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Pre-Market: Citigroup Could Pay $7 Billion Fine to Resolve Mortgage Probes; China's PPI Sends Asian Stocks Lower


Apple files a patent for an all-glass iPhone.

Stock futures pointed toward a higher open on Wednesday. Before the opening bell, Dow Jones (INDEXDJX:.DJI) futures rose 0.11% to 16,879. Nasdaq (INDEXNASDAQ:.IXIC) futures moved higher, rising 0.13% to 3,868.25.  Futures on the S&P 500 (INDEXSP:.INX) were up 0.13% to 1,963.


Citigroup (NYSE:C) will reportedly pay $7 billion to settle allegations that it defrauded investors to the tune of billions of dollars through mortgage-backed securities before the 2007-2008 financial crisis, Reuters reports. An announcement of the settlement between Citigroup and the Justice Department is expected as early as next week -- Citigroup reports earnings on Monday. A $7 billion settlement would be higher than the $3 billion some analysts had previously expected, but lower than $10 billion the Justice Department had been demanding last month. The nearly all-cash settlement will include several billion dollars committed to helping struggling borrowers. Citigroup was up 0.49% in pre-market trading.

In other juridical news, Apple (NASDAQ:AAPL) lost a patent case in China after the Cupertino-based company took Shanghai-based Zhizhen Internet Technology and China's State Intellectual Property Office to court over claims that a Zhizhen's patent on voice-recognition technology was invalid. Apple claims it did not know about Zhizhen's patent before it introduced Siri, and the company does not believe it is infringing on the patent. Meanwhile, Apple has stirred some excitement after filing a new patent for a way to make an all-glass iPhone. Shares of Apple rose 0.03% ahead of the opening bell.

Alcoa (NYSE:AA) kicked off earnings seasons with positive second-quarter returns, beating expectations and delivering a positive outlook. The world's third largest aluminum producer returned to profit after losses in three of the previous four quarters. Losses were mainly due to costs associated with a restructuring. Alcoa's primary metal business posted a $97 million operating profit, versus $32 million a year ago. The company reaffirmed its 2014 global aluminum growth forecast of 7%. Shares of Alcoa rose 2.15 in pre-market trading.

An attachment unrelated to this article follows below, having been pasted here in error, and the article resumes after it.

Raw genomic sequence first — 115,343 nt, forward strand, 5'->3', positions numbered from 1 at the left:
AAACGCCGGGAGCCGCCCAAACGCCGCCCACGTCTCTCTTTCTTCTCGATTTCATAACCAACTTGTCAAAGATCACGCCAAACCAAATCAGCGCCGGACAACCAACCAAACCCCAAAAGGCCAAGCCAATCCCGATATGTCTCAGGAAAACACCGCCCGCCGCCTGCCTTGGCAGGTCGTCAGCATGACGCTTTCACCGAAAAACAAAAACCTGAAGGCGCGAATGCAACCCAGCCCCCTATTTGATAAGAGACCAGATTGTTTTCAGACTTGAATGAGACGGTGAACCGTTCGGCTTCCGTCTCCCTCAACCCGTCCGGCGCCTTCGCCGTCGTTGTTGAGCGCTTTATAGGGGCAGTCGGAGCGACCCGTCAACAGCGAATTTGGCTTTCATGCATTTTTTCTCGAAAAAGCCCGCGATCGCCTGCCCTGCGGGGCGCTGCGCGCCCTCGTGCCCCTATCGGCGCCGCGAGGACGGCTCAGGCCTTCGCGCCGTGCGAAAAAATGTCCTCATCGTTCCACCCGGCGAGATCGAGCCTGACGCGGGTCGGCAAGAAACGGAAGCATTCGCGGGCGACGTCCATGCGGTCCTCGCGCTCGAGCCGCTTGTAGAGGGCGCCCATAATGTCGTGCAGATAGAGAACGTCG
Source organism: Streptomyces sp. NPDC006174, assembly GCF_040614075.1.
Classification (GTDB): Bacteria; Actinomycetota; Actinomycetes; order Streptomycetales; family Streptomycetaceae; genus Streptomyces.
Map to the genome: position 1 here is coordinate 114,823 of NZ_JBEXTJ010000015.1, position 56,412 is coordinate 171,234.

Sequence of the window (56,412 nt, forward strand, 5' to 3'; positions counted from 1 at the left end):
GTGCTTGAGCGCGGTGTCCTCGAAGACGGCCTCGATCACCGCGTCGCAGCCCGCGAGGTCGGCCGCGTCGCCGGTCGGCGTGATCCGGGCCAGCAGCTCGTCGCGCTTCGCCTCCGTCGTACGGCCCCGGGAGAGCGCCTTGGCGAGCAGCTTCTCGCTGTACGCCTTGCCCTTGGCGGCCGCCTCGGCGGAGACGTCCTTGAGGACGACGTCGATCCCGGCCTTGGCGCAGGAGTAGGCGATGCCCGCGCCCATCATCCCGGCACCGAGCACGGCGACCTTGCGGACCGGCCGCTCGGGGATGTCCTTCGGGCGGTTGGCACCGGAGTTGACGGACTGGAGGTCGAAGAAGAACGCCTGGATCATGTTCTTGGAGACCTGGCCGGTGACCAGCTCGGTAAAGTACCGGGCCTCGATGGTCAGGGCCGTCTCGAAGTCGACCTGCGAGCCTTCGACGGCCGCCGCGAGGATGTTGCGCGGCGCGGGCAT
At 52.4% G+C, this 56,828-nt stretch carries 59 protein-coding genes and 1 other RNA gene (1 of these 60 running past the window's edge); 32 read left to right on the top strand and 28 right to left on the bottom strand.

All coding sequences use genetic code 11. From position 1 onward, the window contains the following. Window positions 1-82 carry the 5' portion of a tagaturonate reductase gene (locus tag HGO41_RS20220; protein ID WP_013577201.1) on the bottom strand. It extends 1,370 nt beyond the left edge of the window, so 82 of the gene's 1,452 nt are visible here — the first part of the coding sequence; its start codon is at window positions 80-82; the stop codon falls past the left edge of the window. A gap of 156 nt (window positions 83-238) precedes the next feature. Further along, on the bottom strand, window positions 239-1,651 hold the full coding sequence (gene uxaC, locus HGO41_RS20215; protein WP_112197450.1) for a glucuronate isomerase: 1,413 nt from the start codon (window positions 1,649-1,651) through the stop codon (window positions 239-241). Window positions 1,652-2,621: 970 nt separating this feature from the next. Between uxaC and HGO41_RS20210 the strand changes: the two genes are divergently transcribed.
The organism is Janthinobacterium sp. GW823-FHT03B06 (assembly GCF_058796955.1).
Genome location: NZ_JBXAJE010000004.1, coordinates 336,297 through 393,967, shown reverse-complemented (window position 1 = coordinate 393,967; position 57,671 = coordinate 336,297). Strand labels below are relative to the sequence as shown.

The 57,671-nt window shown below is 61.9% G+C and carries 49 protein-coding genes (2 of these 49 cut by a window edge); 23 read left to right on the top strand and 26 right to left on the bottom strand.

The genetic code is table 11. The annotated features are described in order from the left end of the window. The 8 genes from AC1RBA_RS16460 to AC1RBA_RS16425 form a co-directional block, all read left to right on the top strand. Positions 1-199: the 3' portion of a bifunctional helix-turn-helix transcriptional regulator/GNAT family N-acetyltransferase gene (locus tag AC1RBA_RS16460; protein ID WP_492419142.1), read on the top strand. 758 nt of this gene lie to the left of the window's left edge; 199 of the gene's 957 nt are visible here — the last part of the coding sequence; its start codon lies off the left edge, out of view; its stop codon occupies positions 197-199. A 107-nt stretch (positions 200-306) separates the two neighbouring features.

British regulators have forced US drugmaker AbbVie (NYSE:ABBV) to retract comments made by CEO Richard Gonzalez in an interview with Reuters, which claimed investors in Dublin-based Shire PLC (NASDAQ:SHPG) were "generally supportive" of AbbVie's attempted takeover. AbbVie made its fourth bid for Shire on Tuesday, raising its offer to $51.3 billion after its earlier offers were deemed too low by the takeover target. Under UK Takeover Panel rules, a company cannot make claims such as Gonzalez did without written documentation from the shareholders. Shire was up 0.24% ahead of the open. AbbVie fell 0.18%.


While all eyes will be focused on the FOMC minutes due at 2:00 p.m., there are a few other events on today's economic calendar. MBA mortgage applications for home purchases rose 4% in the week of July 4, however year-on-year purchases remain weak. Refinancing applications moved higher by 0.4%. The EIA petroleum inventories will be reported at 10:30 a.m. The results of the $21 billion 10-year note auction will be reported at 1:00 p.m. An hour later, economists and investors will begin poring over every word out of Janet Yellen's and the FOMC members' mouths.

Global Markets

Asian stocks fell for a second day, led by Chinese stocks' steepest drop in three weeks. China's consumer price index was 2.3% higher than a year earlier, with a 0.1% on a monthly basis. Just below a 2.4% projection, the latest consumer price reading showed a moderate pullback caused by the 2.5% inflation rate imposed in May. China's producer price index was 1.1% lower than June 2013, registering a monthly decline of 0.2%. June's wholesale deflation is the smallest in over a year. In India, an economic survey said the economy is likely to grow in the range of 5.4% to 5.9% between 2014 and 2015.

In Europe, stocks moved lower trailing Portuguese bonds after Portugal's second biggest bank missed a debt payment. British house prices took an unexpected tumble in June after a rebound in May, falling 0.6% versus a 0.4% rise in the month prior. Brent crude was trading at a one-month low as many believe Libyan oil exports are set to redound.

Twitter: @brokawbrokaw
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